Canada wondering how to make treatment in hospitals better

Ottawa –

In medicine, doctors first try to understand a person’s health before treating his illness.

They collect information about your symptoms, perform tests and blood tests, and gather as much detail as possible.

That way, you’ll know if the medicine worked.

This is called establishing a baseline, and policy experts do the same to see if the latest strategies actually solve the problem.

When it comes to rebuilding Canada’s deteriorating healthcare system, governments often fail to set baselines, says Hygen Mou, a professor at the University of Saskatchewan’s Johnson-Shoyama School. He said it was difficult to know if there were any. public policy.

She set up a research project to investigate whether past health care agreements between federal and provincial governments made a big difference in the quality and availability of health care in Canada, but soon ran into problems. bottom.

“What I’m trying to figure out is whether we can find comparable data to make meaningful assessments of the impact of these health pacts,” Mu said.

“For now, the answer is no.”

Successive federal governments have tried over the years to measure the impact of funding into state and territory health care systems by requiring reporting on specific metrics. Mu said health data collection has improved incrementally over the years with each new contract.

Now, the government is trying to paint a picture of the system by overhauling how Canada collects and shares health data.

Prime Minister Justin Trudeau has proposed $46 billion in new spending to states and territories over the next decade to address the health crisis unleashed in the aftermath of the COVID-19 pandemic.

Instead, states must develop measurable goals they want to achieve with the money and agree to agreements that harmonize and make access to health data across the country.

All provinces, except Quebec, have formally accepted the agreement in principle, and in March the deputy health ministers of all provinces and territories except Quebec endorsed new plans to bring the agreement to fruition.

Mu said the initiative began under former Prime Minister Paul Martin.

“From a historical perspective, I think the 2004 health deal was a pretty good deal,” Mu said of the $41 billion deal signed between Martin and the state.

At the time, the deal was touted as a “one-generation solution” that would dramatically change the healthcare system.

Although that transformation has not been achieved, Mu said that particular attention has been paid to measuring success, and that is starting to pay off.

“It was the beginning of change.”

The 2004 agreement included the establishment of the now-defunct Health Council of Canada, which was tasked with monitoring and reporting on each province’s progress on the commitments made in the agreement.

Stephen Harper has been able to measure some improvement in waiting times for certain procedures, at least in the short term, since the creation of the $612 million Waiting Time Guarantee Program in 2007. rice field.

Prime Minister Trudeau also sought to gauge the impact of the one-to-one funding agreements he signed with states in 2017 to improve home health care and mental health services. States again agreed to provide information on progress in specific areas, such as wait times for community mental health counseling.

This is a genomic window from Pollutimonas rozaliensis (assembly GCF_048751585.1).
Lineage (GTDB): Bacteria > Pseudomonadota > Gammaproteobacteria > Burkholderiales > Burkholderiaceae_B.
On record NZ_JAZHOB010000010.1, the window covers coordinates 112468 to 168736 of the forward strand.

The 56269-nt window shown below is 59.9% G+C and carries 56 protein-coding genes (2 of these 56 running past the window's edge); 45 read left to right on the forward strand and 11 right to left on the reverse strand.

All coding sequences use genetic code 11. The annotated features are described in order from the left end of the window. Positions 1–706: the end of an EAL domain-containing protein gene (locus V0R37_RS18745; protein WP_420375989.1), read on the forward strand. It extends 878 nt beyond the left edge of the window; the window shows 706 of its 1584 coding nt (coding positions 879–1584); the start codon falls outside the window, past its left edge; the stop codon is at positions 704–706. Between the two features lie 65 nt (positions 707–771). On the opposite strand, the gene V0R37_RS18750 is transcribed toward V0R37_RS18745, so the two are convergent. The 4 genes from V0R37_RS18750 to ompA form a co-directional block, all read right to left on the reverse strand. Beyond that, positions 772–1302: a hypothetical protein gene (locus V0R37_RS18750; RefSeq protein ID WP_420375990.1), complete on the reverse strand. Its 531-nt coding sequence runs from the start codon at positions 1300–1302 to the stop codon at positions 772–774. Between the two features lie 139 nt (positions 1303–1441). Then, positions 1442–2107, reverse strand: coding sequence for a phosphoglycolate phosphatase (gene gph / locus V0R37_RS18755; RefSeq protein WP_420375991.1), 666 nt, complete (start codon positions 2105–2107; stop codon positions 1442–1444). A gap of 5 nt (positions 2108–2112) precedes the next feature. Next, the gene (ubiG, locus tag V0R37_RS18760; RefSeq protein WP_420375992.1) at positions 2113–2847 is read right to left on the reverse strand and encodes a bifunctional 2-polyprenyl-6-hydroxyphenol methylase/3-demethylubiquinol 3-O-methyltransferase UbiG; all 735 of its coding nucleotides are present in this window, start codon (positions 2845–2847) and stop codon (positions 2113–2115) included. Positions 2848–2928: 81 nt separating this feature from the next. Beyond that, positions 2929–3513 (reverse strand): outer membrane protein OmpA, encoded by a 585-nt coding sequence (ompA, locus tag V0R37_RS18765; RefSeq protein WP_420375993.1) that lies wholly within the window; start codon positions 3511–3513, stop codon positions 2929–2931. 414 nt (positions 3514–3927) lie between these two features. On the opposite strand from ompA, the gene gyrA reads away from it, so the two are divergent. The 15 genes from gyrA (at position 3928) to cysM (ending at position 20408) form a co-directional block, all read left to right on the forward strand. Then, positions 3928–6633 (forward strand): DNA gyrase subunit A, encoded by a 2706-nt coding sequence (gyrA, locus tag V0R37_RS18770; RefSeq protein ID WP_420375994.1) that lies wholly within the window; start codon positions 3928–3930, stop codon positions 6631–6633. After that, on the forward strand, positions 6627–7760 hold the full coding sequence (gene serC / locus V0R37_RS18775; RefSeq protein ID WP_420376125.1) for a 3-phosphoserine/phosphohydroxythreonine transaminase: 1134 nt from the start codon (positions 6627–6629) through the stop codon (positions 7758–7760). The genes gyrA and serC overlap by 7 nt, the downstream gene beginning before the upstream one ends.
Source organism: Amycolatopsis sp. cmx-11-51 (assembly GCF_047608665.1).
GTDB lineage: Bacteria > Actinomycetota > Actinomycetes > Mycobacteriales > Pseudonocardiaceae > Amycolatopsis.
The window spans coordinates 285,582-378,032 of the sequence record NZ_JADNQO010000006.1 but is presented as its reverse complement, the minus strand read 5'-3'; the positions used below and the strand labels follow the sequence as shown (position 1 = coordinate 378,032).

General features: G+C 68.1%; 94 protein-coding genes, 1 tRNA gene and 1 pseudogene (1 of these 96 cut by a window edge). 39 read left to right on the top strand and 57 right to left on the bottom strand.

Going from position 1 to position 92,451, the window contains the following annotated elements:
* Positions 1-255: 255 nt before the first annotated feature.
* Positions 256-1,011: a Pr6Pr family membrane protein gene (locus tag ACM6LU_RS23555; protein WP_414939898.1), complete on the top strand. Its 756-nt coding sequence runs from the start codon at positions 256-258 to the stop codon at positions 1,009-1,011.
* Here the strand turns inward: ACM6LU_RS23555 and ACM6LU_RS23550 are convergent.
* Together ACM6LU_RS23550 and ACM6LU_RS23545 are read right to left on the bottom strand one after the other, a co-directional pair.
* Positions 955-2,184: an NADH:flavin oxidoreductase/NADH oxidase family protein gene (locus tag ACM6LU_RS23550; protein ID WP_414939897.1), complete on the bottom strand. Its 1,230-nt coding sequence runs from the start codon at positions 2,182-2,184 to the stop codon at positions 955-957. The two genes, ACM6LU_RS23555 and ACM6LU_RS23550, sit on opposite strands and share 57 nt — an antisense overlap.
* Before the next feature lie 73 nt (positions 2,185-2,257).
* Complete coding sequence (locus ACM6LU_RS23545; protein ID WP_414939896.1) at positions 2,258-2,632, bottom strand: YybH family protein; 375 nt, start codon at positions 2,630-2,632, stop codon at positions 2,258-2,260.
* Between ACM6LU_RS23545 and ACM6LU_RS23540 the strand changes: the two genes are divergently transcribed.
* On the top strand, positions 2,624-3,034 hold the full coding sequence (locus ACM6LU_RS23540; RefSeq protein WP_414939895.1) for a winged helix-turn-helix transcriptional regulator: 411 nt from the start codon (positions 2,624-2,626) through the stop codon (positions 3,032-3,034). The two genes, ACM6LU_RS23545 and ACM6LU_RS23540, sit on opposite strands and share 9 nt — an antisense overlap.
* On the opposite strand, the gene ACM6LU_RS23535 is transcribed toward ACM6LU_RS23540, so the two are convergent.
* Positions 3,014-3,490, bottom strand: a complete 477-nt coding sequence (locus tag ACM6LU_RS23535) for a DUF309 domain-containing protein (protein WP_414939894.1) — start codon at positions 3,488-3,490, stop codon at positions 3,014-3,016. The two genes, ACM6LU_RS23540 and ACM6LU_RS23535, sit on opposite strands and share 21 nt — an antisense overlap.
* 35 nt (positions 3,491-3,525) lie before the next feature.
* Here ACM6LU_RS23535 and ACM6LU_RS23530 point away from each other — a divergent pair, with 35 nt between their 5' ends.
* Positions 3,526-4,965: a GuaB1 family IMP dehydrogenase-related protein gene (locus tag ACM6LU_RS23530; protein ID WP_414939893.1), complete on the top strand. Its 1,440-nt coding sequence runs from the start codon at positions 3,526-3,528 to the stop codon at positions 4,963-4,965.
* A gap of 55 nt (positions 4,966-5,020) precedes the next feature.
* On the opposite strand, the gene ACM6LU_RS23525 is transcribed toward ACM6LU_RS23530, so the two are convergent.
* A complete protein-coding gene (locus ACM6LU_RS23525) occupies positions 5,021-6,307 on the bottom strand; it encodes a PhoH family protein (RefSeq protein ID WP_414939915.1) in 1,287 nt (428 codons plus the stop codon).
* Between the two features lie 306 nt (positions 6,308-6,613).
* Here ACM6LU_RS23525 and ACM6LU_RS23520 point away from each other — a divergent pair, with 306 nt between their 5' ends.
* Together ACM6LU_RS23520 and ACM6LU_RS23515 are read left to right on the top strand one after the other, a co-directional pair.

But Mu noticed that no one had taken a snapshot of where he started measuring how far he had gotten.

And the resulting data were incomplete and in some cases non-existent.

It’s not that there is no information at all.

Statistics Canada, Health Canada, and the Canadian Institute of Health Information all regularly collect and report on how Canada’s healthcare system is performing.

However, with 13 health systems operating independently, it is difficult to compare information.

Now, rather than trying to get information on specific metrics, the federal government wants each state to make all the data more accessible.

“Many years ago, we were able to I’ve been trying to make it happen,” he said.

Canada Health Infoway has developed federal and state plans to make personal health records and information more accessible to patients and clinicians. This allows us to use this information to measure the health of populations and systems as a whole.

“We are now starting to distinguish between clinical and secondary use data,” he said.

“I think data is data.”

The group hopes that easier access to patient information and medical data will save the healthcare system hundreds of millions of dollars and doctors millions of hours.

Although the plan is 10 years old, it is still in its early stages, with some states ahead of others when it comes to technology upgrades.

The cost of the project has not yet been determined.

Kim McGreil, a professor at the UBC School of Population and Public Health, said it would be good to see a plan that looks beyond the next election cycle.

She served as the government’s expert advisor on health data strategies during the COVID-19 pandemic.

“This is a long-term investment and a change,” McGrail said. “It will take a considerable amount of time between the adoption of these standards and their actual implementation.”

It will take more than a decade for a similar effort in the United States, he said, and the healthcare system will have to continually adapt as technology changes.

If it works, politicians should have a better sense of whether the deals they struck actually worked. And, perhaps more importantly, it helps patients better understand their own health standards.

This report by the Canadian Press Agency was first published on July 13, 2023.

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